Rafa Benitez hits back at Lee Charnley 'money' comment - and explains real reason he left Newcastle United

Rafa Benitez has hit back at claims from Lee Charnley that he left Newcastle United this summer ‘for money’.

By Richard Mennear
Tuesday, 13 August, 2019, 07:51
Former Newcastle United boss Rafa Benitez.

Benitez, now manager of Dalian Yifang, left St James’s Park for China and he has now lifted the lid on the real reason why he left, citing a lack of trust in his bosses at NUFC after ‘three years of unfulfilled promises’.

He hit back in a new column for The Athletic after Charnley gave an interview to the matchday programme for the season-opener against Arsenal.

“We understand and expected the disappointment that Rafa’s departure caused,” said Charnley. “We strongly believe we went beyond what could reasonably be asked in order to keep him.

“But, let’s be clear, he moved to China for money. The offer he received was too tempting.”

But Benitez has hit back, stating: “I haven’t wanted to say too much about that — I’ve encouraged supporters to get behind Steve Bruce and his new team — but I’ve been made aware of what Lee Charnley, Newcastle’s managing director, claimed in the club’s match programme last weekend and I think it’s important I address that.

“Hopefully, it will be the last time I have to do so. In the future I want to write about football and nothing but football.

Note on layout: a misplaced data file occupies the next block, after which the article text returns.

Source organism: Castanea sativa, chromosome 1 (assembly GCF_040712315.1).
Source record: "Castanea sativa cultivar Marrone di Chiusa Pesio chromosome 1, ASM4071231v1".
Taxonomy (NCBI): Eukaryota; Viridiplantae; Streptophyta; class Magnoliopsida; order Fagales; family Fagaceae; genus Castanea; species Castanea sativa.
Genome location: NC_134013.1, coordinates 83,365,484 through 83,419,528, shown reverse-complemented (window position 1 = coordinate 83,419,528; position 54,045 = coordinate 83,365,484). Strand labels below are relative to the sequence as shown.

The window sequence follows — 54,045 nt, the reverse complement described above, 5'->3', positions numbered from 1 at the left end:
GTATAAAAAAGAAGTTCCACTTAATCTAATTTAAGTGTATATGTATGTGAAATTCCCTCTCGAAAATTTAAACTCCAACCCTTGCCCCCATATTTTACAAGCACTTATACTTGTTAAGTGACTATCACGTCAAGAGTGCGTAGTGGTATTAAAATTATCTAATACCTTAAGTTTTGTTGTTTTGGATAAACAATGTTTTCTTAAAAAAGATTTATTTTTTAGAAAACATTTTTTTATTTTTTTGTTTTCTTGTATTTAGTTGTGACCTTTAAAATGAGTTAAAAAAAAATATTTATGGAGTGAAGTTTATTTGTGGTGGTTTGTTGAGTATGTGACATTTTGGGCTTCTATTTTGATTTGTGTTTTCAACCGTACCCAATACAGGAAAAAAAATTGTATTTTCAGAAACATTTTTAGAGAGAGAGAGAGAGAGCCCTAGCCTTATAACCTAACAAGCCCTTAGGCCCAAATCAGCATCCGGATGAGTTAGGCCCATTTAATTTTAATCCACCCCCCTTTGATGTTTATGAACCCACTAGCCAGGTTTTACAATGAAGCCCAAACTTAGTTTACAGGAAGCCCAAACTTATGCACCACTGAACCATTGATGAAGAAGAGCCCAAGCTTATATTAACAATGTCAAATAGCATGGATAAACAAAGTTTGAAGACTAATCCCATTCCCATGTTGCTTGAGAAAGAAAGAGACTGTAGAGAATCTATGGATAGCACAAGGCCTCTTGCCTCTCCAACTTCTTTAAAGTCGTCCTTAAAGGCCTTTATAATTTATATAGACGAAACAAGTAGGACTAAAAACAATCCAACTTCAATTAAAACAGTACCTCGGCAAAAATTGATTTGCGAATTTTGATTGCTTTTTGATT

“When I joined Newcastle in 2016, I did it with all my heart. I could feel the history and see the potential of the club and I wanted to be part of a project and to stay close to my family on Merseyside.

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“I tried to do my best every day, even staying when we went down to the Championship and saying no to other offers — bigger offers than the one I recently accepted with Dalian Yifang, by the way. If I was only interested in moving “for money”, as Charnley stated, I could have done it much earlier.”

He added: “Newcastle’s board had a year to sort out my contract but, when we met after the end of last season, they didn’t make me an offer I could accept. They told me they didn’t want to invest in the academy or the training ground — if they like, I can explain the reason why Mike Ashley refused to do that. Their idea of a project was a policy of signing players under 24 and, in my opinion, the budget available was not enough to compete for the top 10.

“After that meeting, I knew they would not come back with a serious offer and, when it arrived, 19 days later, it was for the same salary as three years earlier and with less control over signings. Charnley’s comments in the programme about having a deal agreed for Joelinton in February explains a lot that I couldn’t understand at that time.

“After three years of unfulfilled promises, I didn’t trust them.

“When we finished 10th in the Premier League in our first season back, all players and staff were paid a bonus — aside from my coaching team. That felt like a punishment for me not signing an extension.

“So, by the end, I knew there would not be a proper offer and they knew I was not signing.”